The prayer of submission must not be so used as to vitiate or substitute the higher and mightier prayer of faith. Nor must it be so stressed as to break down importunate and prevailing prayer, which would be to disarm prayer of its efficiency and discrown its glorious results and would be to encourage listless, sentimental and feeble praying.
We are ever ready to excuse our lack of earnest and toilsome praying, by a fancied and delusive view of submission. We often end praying just where we ought to begin. We quit praying when God waits and is waiting for us to really pray. We are deterred by obstacles from praying, or we succumb to difficulties, and call it submission to God’s will. A world of beggarly faith, of spiritual laziness, and of half-heartedness in prayer, are covered under the high and pious name of submission. To have no plan but to seek God’s plan and carry it out, is of the essence and inspiration of Christly praying. This is far more than putting in a clause of submission. Jesus did this once in seeking to change the purpose of God, but all His other praying was the output of being perfectly at one with the plans and purposes of God. It is after this order we pray when we abide in Him and when His word abides in us. Then we ask what we will and it is done. It is then our prayers fashion and create things. Our wills then become God’s will and His will becomes ours. The two become one, and there is not a note of discord.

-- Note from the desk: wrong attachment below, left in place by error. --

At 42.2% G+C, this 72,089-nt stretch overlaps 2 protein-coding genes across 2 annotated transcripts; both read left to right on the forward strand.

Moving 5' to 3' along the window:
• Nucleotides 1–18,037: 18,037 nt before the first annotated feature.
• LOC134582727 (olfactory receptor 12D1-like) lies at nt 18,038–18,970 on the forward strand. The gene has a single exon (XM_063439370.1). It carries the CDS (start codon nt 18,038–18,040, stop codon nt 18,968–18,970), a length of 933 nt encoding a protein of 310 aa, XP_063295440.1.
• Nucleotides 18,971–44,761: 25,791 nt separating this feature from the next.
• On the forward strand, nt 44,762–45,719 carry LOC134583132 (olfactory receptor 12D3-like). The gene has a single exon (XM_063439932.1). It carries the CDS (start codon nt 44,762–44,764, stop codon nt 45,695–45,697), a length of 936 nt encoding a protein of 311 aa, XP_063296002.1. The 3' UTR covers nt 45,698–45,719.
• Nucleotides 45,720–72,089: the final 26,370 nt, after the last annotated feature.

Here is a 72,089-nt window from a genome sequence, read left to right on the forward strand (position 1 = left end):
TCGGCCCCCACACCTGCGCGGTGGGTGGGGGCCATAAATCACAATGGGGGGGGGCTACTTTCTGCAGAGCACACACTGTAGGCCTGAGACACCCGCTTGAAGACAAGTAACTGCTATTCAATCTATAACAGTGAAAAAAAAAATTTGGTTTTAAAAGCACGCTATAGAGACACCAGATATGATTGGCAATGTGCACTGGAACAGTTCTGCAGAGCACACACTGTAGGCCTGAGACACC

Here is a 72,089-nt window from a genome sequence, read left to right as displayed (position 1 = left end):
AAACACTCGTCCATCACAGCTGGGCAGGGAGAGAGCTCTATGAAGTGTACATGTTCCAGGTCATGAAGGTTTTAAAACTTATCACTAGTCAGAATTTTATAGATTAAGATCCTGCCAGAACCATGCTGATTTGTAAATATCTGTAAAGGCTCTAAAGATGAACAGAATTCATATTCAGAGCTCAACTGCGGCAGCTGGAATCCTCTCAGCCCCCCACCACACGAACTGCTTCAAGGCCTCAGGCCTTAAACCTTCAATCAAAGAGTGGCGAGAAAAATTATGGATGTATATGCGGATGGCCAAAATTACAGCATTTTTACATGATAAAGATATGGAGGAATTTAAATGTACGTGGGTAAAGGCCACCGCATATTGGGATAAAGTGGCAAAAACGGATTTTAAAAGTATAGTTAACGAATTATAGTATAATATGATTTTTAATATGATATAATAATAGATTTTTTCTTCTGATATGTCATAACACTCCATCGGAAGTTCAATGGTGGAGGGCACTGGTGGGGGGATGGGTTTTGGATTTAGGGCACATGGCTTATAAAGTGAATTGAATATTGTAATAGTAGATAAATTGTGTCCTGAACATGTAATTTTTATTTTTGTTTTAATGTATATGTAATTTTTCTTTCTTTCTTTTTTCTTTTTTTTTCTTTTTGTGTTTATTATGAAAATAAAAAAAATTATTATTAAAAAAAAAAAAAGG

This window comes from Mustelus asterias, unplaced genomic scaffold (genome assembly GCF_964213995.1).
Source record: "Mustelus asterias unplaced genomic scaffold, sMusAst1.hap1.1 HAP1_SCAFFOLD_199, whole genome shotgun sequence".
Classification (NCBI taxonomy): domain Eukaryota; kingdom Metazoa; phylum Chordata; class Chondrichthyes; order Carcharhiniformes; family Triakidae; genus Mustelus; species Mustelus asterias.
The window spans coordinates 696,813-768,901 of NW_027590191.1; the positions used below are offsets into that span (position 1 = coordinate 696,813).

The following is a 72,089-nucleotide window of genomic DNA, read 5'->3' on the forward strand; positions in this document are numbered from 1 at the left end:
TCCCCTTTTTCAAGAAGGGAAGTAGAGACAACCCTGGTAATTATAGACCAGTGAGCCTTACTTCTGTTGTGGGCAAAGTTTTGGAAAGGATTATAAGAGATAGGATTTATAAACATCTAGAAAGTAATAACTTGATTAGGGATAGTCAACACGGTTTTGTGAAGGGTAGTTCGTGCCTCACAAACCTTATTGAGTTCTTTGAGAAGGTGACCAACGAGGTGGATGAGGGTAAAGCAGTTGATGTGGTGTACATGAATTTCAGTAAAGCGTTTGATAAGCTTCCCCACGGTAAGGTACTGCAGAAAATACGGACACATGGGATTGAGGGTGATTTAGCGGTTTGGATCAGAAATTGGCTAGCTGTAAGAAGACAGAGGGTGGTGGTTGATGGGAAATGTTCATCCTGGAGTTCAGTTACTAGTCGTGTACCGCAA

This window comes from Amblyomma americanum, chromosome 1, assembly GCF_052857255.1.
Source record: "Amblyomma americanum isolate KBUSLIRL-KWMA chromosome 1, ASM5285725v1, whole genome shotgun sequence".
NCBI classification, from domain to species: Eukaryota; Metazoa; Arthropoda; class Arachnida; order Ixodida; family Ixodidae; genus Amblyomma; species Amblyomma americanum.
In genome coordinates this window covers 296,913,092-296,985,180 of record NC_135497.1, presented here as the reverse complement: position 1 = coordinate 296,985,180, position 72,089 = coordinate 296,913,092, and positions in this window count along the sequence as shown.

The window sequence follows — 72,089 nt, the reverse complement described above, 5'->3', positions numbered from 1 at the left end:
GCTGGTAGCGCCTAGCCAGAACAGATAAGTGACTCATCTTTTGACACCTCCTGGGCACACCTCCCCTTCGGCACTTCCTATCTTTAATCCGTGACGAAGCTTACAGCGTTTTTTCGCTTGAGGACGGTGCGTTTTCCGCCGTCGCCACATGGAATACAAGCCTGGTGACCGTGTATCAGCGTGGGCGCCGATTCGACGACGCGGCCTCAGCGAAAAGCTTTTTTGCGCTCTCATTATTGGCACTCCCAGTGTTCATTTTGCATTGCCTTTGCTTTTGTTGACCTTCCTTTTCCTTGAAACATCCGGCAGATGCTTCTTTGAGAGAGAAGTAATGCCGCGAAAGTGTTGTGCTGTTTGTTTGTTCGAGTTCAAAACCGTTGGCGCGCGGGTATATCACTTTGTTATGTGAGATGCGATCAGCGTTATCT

“And this is the confidence that we have in him, that, if we ask anything according to his will, he heareth us.” And if we know that He hear us, whatsoever we ask, we know that we have the petitions that we desired of Him. And then it proves true: “And whatsoever we ask, we receive of him, because we keep his commandments, and do those things that are pleasing in his sight.” What restraint, forbearance, self-denial, and loyalty to duty to God, and what deference to the Old Testament Scriptures are in that statement of our Lord: “Thinkest thou that I cannot now pray to my Father, and he shall presently give me more than twelve legions of angels? But how then shall the scriptures be fulfilled, that thus it must be?”